Who loves Lucy?

Time Life magazine at the Grocery Store check-out counter

zeit·geist/ˈtsītˌɡīst,ˈzītˌɡīst/ noun

  1. the defining spirit or mood of a particular period of history as shown by the ideas and beliefs of the time.”the story captured the zeitgeist of the late 1960s”
“Being the Ricardos”, Amazon

This is a good time to be a Lucille Ball fan. The 2021 Amazon film, “Being the Ricardos” was released in theaters and began streaming on Amazon Prime in December. There was much discussion of the casting of Nicole Kidman as Lucille Ball and Javier Bardem as Desi Arnaz. Kidman isn’t known for her comedic skills and Bardem isn’t Puerto Rican. Hot on the heels of that film is the Amy Poehler documentary, also an Amazon Production, “Lucy & Desi” that premiered at the Sundance Film Festival last week and will be featured on the streaming service in March.

Turner Movie Classics has a popular podcast titled “The Plot Thickens“. Can you guess who was featured on their third season? Yes, Lucille Ball. The podcast is titled “Lucy”. “From her early years as a model to her triumphant takeover of television, this is the story of Lucille Ball, as never heard before. Join host Ben Mankiewicz as he delves into the private world of America’s funniest redhead and hear for yourself the many triumphs and tragedies, with surprising revelations at every turn.”

Turner Movie Classics Podcast available on Apple Podcasts, Spotify, Sticher, and other streaming services

“I Love Lucy” reruns (all six seasons) can still be watched on many streaming services (Hulu, Paramount+, Amazon, AppleTV). According to the podcast, The Plot Thickens, over 40 million people have watched the show, often attributed as the greatest American sitcom. Why is it still popular? “I Love Lucy” is a 1950’s television sitcom about a squabbling American couple played by two entertainers who were actually married. It’s a family drama that mainly features four people and yet, it’s still popular around the world.

Most people can tell you that answer in one word, LUCY. Lucille Ball was a comedic genious. She was a consumate entertainer. Never afraid of looking awkward or ugly, some of Ball’s most memorable moments are when she screwed up her elastic expressive face to wail like a baby, act as if she’d tasted something awful, or to express her rage at a supposed injustice. She was funny but also relatable. She worked hard to earn the laughs of her studio audience and to keep the show believable. A role model for many women in show biz, Carol Burnett had her on “The Carol Burnett Show” and she shared a similar comedic talent. With the loss of much-beloved star Betty White, there aren’t many female comedy legends left.

“Being the Ricardos” may have taken flak for the casting but the stars are excellent in the roles. The premise of the movie is a week of filming “I Love Lucy”. Writer/Director Aaron Sorkin (The West Wing), is known for his fast-paced dialogue. In this film, he lets the characters breath even as he condenses events that happened over different time periods into this one week. Nicole Kidman may not physically resemble Lucille Ball but she embodies her passion and her moving portrayal is the reason to see the film. Kidman communicates Ball’s professionalism, attention to detail and her long-standing feelings of insecurity in her marriage. It’s all there in her rigid posture, her trembling lip, and her strident pleas for the truth from her playboy husband.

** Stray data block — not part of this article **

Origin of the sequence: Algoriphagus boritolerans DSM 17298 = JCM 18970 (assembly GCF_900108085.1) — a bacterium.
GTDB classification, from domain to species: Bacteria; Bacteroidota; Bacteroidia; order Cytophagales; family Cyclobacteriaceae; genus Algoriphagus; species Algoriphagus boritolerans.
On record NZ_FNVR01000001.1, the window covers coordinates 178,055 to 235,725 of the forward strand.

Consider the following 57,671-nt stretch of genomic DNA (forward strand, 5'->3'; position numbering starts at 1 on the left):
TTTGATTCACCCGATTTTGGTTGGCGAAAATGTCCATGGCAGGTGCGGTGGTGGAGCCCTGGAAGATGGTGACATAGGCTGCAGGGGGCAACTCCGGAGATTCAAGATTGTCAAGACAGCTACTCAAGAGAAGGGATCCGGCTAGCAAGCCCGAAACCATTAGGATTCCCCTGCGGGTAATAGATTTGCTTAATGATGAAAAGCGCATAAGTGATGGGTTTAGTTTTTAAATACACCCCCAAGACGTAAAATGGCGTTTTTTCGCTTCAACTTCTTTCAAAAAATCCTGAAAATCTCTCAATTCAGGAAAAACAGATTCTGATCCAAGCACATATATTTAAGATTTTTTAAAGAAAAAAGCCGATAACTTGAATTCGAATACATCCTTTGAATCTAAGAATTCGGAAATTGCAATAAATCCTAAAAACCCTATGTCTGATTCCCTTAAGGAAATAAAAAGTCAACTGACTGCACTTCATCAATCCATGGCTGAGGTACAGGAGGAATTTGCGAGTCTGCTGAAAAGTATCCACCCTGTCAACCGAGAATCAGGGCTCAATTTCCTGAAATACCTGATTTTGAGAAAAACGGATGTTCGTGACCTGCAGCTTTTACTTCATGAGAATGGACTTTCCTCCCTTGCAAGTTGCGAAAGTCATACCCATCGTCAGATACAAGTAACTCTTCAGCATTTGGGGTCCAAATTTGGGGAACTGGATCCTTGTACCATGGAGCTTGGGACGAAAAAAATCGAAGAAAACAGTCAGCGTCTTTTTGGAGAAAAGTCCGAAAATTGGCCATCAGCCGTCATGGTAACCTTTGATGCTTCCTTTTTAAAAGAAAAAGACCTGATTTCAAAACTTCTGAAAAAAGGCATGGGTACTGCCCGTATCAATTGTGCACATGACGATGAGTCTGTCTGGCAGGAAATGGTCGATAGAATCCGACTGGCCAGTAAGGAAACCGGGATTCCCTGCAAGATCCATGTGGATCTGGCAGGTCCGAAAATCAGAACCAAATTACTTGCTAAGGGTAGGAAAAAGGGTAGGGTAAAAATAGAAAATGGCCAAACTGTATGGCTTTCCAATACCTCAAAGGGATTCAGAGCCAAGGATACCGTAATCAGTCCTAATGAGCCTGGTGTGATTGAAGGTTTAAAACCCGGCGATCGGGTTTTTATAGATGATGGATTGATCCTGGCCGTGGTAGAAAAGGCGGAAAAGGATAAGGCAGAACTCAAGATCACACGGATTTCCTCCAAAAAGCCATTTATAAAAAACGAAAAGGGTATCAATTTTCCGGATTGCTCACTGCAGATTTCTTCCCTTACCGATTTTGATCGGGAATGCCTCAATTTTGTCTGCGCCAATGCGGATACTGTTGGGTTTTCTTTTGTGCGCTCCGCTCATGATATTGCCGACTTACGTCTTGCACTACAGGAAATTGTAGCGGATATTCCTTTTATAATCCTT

There are lots of programs about Lucille Ball. What makes Amy Poehler’s new documentary so rich is the recently discovered audio recordings and home movies. “Lucy and Desi” lets the couple tell their own story. Hearing the love in their voices and later, the anguish as the marriage falls apart, makes the story that much more compelling. The documentary supplies something missing from “Being the Ricardos” — the acknowledgement of what this couple accomplished. They were a multi-racial couple that overcame prejudice to become America’s sweethearts. Ball and Arnaz broke barriers on their show both in the content (Lucy’s pregnancy) and in the modern filming techniques used (multiple cameras). The couple started their own studio and that grew to the biggest Hollywood production company of the time, The Desilu Studios. When Lucille Ball took over the empire, she was one of the most powerful women in Hollywood. “Lucy and Desi” also presents a much fuller picture of their relationship. Yes, they divorced after their show ended but they remained life-long friends and supporters of each other’s careers.

In the world of television, Lucille Ball is a legend. A much beloved comedian that most people will know right away by her first name alone, Lucy is having a moment. For whatever reason that her story is part of the zeitgeist right now, her history is more than worth your time. Whether you listen to the podcast, watch the film, wait for the documentary, or stream the reruns of the sitcom, there’s no denying–we love Lucy!

Drinks With Films Ratings

“Being the Ricardos” 3 shots of Cuban rum, a great behind-the-scenes look at American television and a wonderful performance by Nicole Kidman. This is a snapshot of this Hollywood power couple in a stressful time.

“Lucy and Desi” 3 1/2 bottles of Vitameatavegamin, a loving portrait of a couple and their impact on American television.


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